received his PhD in theoretical physics from Emory University and is presently a Fellow in the Computational Neuroscience Initiative at Penn.    He is interested in understanding information processing in complex biological systems.   His current work focuses on collective signal processing in the olfactory and visual systems.

Gaia Tavoni

received her PhD in Statistical Physics from the École Normale Supérieure in Paris and she is currently a postdoctoral fellow in the Penn Computational Neuroscience Initiative. She develops theories and models to explain how the brain processes information to learn, memorize and predict.  Gaia is a Swartz Foundation Fellow in Theoretical Neuroscience.

Alex Keinath

is a graduate student in Psychology who studies spatial representation in the broader hippocampal formation. To do so, she employs a range of techniques including in vivo rodent electrophysiological recording, computational modeling, and behavioral experiments in both rodents and humans. Her recent projects focus on understanding how boundaries shape and anchor spatial representations and navigation behavior at multiple levels of explanation.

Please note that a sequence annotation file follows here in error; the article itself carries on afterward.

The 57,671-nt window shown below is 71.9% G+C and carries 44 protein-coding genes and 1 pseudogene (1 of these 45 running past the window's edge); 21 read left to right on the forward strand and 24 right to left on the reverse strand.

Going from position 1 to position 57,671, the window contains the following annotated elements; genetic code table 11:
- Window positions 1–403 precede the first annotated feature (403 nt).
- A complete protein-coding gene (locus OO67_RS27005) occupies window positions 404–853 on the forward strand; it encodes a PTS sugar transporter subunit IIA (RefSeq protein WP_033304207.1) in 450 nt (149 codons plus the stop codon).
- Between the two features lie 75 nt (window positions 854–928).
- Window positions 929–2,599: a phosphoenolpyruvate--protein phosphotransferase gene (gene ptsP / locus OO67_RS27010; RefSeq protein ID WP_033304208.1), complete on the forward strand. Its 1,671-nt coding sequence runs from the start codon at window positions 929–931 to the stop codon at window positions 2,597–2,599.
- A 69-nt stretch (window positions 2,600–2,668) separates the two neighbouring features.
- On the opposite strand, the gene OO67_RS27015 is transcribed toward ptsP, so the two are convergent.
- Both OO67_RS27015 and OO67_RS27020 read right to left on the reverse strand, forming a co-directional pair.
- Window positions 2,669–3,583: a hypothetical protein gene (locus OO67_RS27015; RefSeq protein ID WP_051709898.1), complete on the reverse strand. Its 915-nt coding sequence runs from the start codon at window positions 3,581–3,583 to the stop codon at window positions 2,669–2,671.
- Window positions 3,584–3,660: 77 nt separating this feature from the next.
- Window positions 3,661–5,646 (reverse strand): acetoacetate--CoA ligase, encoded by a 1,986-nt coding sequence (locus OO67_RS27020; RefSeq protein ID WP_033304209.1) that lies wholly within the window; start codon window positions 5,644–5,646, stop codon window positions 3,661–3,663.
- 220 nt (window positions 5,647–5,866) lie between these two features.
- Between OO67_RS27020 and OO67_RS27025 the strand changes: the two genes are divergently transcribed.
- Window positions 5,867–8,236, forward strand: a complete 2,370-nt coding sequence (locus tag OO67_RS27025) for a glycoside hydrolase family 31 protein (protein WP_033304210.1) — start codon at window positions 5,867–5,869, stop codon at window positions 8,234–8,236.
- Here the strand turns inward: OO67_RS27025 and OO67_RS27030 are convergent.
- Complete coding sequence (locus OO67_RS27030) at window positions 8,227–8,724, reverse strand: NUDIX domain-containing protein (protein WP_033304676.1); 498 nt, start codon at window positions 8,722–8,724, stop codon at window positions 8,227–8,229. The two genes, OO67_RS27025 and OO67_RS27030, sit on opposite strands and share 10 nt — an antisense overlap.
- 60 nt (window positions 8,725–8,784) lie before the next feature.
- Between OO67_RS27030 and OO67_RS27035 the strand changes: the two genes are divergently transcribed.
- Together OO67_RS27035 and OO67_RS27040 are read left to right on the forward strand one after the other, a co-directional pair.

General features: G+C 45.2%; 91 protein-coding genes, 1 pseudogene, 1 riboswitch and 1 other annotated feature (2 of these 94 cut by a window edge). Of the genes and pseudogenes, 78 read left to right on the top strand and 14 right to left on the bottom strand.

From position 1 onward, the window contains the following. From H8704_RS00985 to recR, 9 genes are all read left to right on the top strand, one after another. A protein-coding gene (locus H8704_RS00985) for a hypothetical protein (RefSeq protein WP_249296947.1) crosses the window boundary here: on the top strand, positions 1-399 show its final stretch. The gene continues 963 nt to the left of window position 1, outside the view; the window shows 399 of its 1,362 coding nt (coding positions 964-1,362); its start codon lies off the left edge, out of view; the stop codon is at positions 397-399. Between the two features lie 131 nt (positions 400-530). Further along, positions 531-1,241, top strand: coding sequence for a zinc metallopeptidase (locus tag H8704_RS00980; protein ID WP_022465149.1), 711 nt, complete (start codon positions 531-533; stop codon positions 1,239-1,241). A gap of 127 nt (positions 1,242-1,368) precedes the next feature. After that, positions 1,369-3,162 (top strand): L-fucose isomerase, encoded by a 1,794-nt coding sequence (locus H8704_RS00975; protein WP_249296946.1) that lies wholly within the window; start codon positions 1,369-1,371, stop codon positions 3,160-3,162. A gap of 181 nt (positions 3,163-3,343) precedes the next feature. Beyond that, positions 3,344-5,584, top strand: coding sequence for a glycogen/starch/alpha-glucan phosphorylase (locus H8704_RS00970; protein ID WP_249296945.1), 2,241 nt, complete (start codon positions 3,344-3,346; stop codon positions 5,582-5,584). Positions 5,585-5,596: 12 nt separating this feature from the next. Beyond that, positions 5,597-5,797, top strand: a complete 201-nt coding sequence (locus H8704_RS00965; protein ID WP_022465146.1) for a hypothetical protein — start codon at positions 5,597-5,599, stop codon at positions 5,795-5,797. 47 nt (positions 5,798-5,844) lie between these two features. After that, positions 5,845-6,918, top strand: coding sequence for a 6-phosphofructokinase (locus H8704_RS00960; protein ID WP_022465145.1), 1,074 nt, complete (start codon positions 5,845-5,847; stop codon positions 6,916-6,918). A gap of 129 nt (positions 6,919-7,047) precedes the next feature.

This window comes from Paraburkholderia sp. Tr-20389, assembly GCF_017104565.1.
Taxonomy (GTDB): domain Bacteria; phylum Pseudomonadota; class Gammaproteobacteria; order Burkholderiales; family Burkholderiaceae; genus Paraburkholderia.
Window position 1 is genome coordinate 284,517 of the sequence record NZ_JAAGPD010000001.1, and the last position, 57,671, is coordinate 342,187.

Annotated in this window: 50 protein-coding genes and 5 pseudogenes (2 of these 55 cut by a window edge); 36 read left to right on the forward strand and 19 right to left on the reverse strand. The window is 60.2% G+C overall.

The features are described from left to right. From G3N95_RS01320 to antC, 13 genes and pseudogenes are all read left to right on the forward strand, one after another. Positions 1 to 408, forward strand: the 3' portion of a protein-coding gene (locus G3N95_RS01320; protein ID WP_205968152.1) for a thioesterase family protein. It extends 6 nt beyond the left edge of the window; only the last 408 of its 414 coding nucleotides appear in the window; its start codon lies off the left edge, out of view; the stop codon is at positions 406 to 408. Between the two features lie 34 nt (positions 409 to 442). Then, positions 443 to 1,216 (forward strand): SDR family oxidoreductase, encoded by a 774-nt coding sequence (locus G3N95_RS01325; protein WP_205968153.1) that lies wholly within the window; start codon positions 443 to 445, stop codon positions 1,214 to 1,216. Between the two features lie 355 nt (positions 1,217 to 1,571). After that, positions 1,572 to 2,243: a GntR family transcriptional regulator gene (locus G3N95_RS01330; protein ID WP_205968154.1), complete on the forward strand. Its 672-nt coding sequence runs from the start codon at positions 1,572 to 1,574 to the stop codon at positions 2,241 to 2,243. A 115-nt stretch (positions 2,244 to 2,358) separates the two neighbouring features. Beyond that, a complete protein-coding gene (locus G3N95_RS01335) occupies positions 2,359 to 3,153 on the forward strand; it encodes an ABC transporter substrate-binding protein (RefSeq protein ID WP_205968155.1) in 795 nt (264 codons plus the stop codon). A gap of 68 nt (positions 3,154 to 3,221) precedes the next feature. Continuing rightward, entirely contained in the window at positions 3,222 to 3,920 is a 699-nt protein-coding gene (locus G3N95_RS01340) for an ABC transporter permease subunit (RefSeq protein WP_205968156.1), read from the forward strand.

Jordan Lei

is a sophomore studying Computer Science and Finance in the Jerome Fisher Program in Management and Technology at the University of Pennsylvania​. He is interested in the application of Neural Networks and Deep Learning in modeling and classification. His current work is focused on applying Deep Neural Networks to infer the architecture of the visual pathway.

Chetan Parthiban

is a sophomore in the School of Engineering and Applied Sciences at Penn.  In the lab he is working on a project applying deep learning to the output of the retina.

David Kersen